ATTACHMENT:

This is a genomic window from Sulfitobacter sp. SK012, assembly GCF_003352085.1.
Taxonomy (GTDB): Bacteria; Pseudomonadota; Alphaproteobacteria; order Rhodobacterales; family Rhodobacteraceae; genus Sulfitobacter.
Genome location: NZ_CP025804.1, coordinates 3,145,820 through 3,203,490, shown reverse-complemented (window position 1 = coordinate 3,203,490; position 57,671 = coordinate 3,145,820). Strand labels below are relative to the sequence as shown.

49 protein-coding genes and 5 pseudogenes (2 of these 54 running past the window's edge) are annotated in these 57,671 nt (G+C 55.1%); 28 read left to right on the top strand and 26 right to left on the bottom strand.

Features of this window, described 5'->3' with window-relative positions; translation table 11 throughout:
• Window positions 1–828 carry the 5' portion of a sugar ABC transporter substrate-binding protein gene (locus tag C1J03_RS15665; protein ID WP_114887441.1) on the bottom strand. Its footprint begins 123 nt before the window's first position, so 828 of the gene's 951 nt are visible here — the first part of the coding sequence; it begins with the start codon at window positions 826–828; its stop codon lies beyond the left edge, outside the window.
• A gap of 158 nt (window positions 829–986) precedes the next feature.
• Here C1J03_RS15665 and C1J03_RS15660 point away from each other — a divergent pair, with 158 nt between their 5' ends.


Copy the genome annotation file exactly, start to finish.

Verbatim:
This is a genomic window from Sulfitobacter sp. SK012, assembly GCF_003352085.1.
Taxonomy (GTDB): Bacteria; Pseudomonadota; Alphaproteobacteria; order Rhodobacterales; family Rhodobacteraceae; genus Sulfitobacter.
Genome location: NZ_CP025804.1, coordinates 3,145,820 through 3,203,490, shown reverse-complemented (window position 1 = coordinate 3,203,490; position 57,671 = coordinate 3,145,820). Strand labels below are relative to the sequence as shown.

49 protein-coding genes and 5 pseudogenes (2 of these 54 running past the window's edge) are annotated in these 57,671 nt (G+C 55.1%); 28 read left to right on the top strand and 26 right to left on the bottom strand.

Features of this window, described 5'->3' with window-relative positions; translation table 11 throughout:
• Window positions 1–828 carry the 5' portion of a sugar ABC transporter substrate-binding protein gene (locus tag C1J03_RS15665; protein ID WP_114887441.1) on the bottom strand. Its footprint begins 123 nt before the window's first position, so 828 of the gene's 951 nt are visible here — the first part of the coding sequence; it begins with the start codon at window positions 826–828; its stop codon lies beyond the left edge, outside the window.
• A gap of 158 nt (window positions 829–986) precedes the next feature.
• Here C1J03_RS15665 and C1J03_RS15660 point away from each other — a divergent pair, with 158 nt between their 5' ends.